But, really, what's the difference? If s/he acts like a narcissist, you've noticed because of how terrible, confused and hurt you've been feeling. Worry about YOU! His/her problems, not matter how profound, are their problems to solve; they are not yours.

If you are being treated badly, by a narcissist, a person acting like a narcissist or any other, for your own good, you:

  • must end the relationship
  • accept that you have taken a difficult fist step
  • allow yourself to take a lot of time to grieve
  • give yourself time to come to terms with what you've been through
  • seek counseling
  • avoid rebounding into a relationship until you feel better
  • go to this wiki.answer link; read about abuse:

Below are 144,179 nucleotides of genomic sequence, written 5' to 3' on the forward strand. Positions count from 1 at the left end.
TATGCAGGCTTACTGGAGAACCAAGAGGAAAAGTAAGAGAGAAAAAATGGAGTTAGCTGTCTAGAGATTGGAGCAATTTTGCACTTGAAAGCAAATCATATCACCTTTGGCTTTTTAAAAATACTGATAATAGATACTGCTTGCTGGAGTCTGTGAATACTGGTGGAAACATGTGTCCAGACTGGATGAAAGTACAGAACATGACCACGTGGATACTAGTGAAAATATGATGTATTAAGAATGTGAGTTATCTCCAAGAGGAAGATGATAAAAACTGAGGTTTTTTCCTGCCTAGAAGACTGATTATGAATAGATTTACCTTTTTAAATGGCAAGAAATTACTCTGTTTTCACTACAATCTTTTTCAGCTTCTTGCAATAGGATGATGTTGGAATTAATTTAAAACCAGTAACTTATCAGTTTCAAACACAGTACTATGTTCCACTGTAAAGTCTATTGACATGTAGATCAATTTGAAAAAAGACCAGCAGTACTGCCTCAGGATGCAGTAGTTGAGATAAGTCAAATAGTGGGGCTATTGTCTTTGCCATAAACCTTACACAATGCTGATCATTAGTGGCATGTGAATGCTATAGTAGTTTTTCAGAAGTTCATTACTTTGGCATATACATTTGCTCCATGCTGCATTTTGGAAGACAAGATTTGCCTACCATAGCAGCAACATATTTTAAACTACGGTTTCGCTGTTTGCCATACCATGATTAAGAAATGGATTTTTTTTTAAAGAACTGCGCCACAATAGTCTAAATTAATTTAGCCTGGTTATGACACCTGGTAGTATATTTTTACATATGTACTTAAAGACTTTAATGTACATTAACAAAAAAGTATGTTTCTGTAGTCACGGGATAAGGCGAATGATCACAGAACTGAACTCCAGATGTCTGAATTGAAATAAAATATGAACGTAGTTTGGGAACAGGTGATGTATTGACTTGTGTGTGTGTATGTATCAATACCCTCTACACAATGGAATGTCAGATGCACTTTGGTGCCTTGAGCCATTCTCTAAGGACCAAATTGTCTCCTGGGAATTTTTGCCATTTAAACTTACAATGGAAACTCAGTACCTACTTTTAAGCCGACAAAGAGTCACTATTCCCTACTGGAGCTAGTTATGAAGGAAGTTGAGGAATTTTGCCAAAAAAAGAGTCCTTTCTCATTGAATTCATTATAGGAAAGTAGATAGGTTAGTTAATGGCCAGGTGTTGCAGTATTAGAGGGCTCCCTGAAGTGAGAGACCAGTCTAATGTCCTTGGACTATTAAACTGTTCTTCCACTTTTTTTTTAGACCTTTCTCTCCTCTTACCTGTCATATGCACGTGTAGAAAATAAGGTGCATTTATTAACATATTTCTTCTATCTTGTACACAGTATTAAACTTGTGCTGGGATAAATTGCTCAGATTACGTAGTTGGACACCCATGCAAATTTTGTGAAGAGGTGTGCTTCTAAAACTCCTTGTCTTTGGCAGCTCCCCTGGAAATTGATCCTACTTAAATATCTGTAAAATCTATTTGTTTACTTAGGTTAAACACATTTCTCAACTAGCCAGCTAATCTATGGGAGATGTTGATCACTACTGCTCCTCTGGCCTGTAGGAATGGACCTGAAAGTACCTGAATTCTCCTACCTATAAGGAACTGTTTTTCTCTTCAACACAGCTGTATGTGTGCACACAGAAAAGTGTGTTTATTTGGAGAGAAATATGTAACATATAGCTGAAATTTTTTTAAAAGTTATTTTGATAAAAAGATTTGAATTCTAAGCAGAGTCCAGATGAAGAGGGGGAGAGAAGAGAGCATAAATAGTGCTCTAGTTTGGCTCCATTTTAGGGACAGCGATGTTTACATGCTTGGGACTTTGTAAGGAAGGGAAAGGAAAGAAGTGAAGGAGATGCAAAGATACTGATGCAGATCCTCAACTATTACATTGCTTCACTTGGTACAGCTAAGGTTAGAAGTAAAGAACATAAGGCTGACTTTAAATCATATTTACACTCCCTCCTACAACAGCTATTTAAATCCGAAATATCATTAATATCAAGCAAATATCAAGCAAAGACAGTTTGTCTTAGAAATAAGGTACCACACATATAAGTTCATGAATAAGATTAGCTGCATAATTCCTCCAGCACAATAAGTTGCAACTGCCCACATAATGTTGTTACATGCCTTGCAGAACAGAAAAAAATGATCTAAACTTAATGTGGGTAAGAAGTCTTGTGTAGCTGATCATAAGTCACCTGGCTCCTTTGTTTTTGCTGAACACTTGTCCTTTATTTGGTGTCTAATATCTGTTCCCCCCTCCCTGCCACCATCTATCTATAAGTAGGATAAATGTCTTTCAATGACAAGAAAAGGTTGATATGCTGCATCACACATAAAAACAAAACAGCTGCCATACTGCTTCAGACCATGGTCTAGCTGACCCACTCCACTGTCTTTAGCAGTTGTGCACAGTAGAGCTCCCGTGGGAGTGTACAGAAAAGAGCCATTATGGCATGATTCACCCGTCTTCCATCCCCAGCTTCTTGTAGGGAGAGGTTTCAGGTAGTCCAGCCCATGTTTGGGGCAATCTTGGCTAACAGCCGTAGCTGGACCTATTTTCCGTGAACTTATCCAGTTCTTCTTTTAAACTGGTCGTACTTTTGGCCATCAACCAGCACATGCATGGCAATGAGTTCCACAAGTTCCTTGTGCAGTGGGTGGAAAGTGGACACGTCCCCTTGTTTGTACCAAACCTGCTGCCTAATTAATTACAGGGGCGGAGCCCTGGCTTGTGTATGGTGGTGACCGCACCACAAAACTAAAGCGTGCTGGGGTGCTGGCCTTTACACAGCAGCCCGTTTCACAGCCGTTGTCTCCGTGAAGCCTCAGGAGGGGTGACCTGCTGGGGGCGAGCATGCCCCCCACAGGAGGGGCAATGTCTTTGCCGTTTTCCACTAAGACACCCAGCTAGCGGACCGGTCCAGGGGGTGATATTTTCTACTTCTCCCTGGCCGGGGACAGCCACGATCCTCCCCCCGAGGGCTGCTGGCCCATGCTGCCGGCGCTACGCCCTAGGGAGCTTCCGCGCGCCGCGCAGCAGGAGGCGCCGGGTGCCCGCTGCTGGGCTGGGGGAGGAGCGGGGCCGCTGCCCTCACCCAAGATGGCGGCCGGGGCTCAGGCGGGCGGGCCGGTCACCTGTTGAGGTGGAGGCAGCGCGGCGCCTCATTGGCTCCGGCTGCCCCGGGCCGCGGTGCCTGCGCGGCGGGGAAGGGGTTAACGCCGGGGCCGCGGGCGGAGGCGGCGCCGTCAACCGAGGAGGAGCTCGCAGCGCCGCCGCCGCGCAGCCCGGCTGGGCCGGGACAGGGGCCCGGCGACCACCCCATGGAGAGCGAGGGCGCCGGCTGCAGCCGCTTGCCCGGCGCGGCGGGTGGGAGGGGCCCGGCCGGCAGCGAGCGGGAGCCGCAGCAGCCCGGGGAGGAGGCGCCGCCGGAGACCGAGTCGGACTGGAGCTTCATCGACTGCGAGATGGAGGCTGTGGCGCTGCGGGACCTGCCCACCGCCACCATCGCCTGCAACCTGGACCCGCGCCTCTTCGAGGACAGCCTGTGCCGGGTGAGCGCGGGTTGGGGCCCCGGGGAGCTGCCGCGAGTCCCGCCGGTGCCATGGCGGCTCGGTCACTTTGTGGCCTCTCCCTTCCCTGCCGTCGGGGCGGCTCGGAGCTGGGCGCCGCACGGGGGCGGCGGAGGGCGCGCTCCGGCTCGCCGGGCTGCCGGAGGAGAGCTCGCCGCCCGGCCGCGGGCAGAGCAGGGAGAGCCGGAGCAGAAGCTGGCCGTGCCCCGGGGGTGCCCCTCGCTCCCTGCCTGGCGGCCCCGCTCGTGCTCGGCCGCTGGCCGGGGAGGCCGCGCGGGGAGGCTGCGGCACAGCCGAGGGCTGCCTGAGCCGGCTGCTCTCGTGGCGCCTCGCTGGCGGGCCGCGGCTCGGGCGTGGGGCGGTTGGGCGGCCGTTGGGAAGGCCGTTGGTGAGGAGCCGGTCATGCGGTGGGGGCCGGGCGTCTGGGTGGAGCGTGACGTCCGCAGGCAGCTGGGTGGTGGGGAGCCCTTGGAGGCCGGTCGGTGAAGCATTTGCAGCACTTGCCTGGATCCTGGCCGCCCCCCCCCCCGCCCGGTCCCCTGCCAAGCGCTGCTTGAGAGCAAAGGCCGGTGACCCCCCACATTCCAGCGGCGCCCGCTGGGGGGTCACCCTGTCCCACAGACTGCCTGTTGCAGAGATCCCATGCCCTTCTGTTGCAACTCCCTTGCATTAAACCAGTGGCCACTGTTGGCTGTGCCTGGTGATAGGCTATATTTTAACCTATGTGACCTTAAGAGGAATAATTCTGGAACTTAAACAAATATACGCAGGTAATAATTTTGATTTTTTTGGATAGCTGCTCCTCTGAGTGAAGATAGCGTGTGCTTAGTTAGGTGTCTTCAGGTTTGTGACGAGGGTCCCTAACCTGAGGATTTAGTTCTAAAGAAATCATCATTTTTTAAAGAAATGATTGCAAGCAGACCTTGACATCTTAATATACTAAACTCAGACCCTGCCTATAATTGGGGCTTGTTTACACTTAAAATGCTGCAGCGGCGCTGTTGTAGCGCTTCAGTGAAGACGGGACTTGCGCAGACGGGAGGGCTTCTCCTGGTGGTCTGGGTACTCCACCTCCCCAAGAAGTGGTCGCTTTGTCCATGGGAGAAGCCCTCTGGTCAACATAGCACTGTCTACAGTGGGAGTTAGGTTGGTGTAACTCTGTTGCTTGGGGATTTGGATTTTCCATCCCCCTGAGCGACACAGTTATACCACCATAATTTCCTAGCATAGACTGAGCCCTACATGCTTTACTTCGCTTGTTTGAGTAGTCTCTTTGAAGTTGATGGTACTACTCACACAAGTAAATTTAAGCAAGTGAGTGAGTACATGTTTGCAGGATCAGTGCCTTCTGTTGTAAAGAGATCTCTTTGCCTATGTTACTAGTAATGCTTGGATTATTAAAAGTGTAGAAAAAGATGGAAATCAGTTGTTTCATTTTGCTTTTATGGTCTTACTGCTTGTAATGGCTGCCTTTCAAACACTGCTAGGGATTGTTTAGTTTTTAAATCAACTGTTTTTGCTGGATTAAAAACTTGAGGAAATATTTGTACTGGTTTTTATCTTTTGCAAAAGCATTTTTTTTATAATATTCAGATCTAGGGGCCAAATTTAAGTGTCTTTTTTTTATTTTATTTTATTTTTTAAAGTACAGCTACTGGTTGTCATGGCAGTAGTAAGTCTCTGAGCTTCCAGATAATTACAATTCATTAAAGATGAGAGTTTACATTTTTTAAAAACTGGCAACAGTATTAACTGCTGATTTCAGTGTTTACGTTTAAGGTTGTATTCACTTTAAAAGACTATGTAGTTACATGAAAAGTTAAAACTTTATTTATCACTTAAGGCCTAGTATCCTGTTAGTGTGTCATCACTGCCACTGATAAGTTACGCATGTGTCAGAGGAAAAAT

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the definition of narcissist is a person that has narcissism and i know your question what is narcissism it it when someone loves themselves in a obsessive way

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Check my previous answer on narcissism!

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depending on if your the narcissist or just someone around the narcissist..... if you are the narcissist dont worry it wont effect you. You will just continue on with your selfish ways and use people for what they can do for you. If your someone around the narcissist..... RUN- get out while you can. The only way to really survive is to not have them in your life

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Narcissistic personality disorder is a mental illness coded on axis 2 of the DSM-IV and requires a diagnosis by a qualified mental health professional. The two terms are similar and someone called a megalomaniac is not unlikely to show symptoms of narcissism. In fact, they could be a narcissist but they may or may not be diagnosed with narcissistic personality disorder.